Kim Thompson Goes Beyond Beyoncé
Kim Thompson Goes Beyond Beyoncé
“It was very fun and challenging for all of us. Especially for me, because I was coming from jazz,” recalls Kim Thompson about recording with legendary guitarist Mike Stern on his 2006 CD, Who Let The Cats Out?. “For him, it’s not only jazz; it’s funk, jazz, and a little bit rock-ish, so it covered all the spectrum of creativity.”
Thompson has been playing with Stern for over two years now, occupying the seat that is one of most coveted in the New York scene. Well, make that the world — she’s performed with the group in Europe and in North and South America since she was featured in DRUM! Magazine’s December 2005 issue. She’s also had international gigs with post-bop trumpeter Wallace Roney and R&B singer and actress Beyoncé in a whirlwind schedule that keeps her bags eternally packed.
With Stern, her bebop training crosses over into other contemporary styles as well, which is to be expected. “He’s probably known across the world as more of a rock guitarist, so he likes to show his influences on the jazz end of music also,” says Thompson of the funk to straight-ahead bebop time shifts on the CD’s opening number, “Tumble Home,” and the title track. “It’s actually his idea and his arrangement to go from the swinging jazz and back. For him, it’s been difficult to find a collaborative team of musicians who can do both, and especially within the context of one tune. With everything else on the CD, it’s something he wanted to do for a long time, so with this project he pretty much went for it.”
When asked about the difference in handling the diverse styles of bebop and R&B, Thompson says, “You want to have some kind of continuity with your energy, no matter whom you’re playing for or what you’re playing on. That’s the most important thing. [Beyoncé’s] gig is more groove-oriented. With her projects, you have to be a little more supportive because she’s singing. All the parts are pretty much laid out. There’s room for creativity, and the band is a mix of all types of musicians. The goal is to center it all in one place in a supportive way for her, so it’s different [from Mike] in the way that you can’t venture off into something or if someone makes a mistake, you can’t build off that mistake.”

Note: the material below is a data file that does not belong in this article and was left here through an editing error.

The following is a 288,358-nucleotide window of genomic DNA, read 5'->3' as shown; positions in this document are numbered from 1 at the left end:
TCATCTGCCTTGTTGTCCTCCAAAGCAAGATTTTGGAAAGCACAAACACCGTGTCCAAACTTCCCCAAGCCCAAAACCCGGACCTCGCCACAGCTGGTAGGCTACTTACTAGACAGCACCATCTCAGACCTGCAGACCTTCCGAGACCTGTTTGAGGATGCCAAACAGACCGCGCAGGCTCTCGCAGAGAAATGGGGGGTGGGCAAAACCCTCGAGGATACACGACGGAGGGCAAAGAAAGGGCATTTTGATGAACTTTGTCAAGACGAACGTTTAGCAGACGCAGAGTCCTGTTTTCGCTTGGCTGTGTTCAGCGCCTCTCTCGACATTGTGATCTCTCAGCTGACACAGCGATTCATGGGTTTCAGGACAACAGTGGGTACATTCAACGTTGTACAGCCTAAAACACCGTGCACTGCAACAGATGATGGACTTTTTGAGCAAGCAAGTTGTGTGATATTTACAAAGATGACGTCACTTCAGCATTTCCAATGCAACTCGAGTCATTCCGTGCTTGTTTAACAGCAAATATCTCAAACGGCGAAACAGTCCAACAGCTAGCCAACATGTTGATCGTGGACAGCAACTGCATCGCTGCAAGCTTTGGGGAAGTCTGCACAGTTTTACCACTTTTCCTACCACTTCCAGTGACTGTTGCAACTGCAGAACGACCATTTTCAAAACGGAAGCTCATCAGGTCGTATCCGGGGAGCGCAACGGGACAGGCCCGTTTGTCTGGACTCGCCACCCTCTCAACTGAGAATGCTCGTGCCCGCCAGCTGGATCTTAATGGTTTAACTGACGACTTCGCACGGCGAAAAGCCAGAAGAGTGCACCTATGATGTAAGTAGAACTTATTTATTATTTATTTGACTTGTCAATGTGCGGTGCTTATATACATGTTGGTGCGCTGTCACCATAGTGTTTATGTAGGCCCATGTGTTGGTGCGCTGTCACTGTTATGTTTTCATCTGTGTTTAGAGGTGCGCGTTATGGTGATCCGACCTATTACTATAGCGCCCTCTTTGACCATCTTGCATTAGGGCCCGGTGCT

And the 25 year old certainly has made few of them. Since she graduated from the Manhattan School Of Music in 2003, she’s had the opportunity to play and record with one of her mentors, pianist Kenny Barron and a host of other musical luminaries, including vibraphonist Stefon Harris and the funk-hop group The Real Live Show. And even though she was booked solid as a sideman, she still found time to gig with her own groups, which have featured creative talents like pianists Robert Glasper and Jason Moran, saxophonist Tia Fuller, and bassist Tarus Mateen. “Music doesn’t have to be work, especially if it’s something you love to do; you’ll never have to work if you’re doing something that you love,” Thompson says. “That’s the way I see it. I value a great person who can put out their energy through music, and love music itself.”
Her fresh attitude, formidable talent, and love of the art form resonated with Stern, who could literally choose — and has had — some of the most legendary drummers in the last quarter century. “Mike finds something unique and strong within a player, and he wants to challenge it to see whether it will work with him conceptually or help him grow as a musician or even as a person,” Thompson says about working with Stern. “If you play amazingly, that’s great. You have to have a good attitude about life because he’s been through a lot — it’s definitely reshaped his attitude. And that comes out through his music, and so that’s what he’s looking for: a great musician, somebody who can play music.”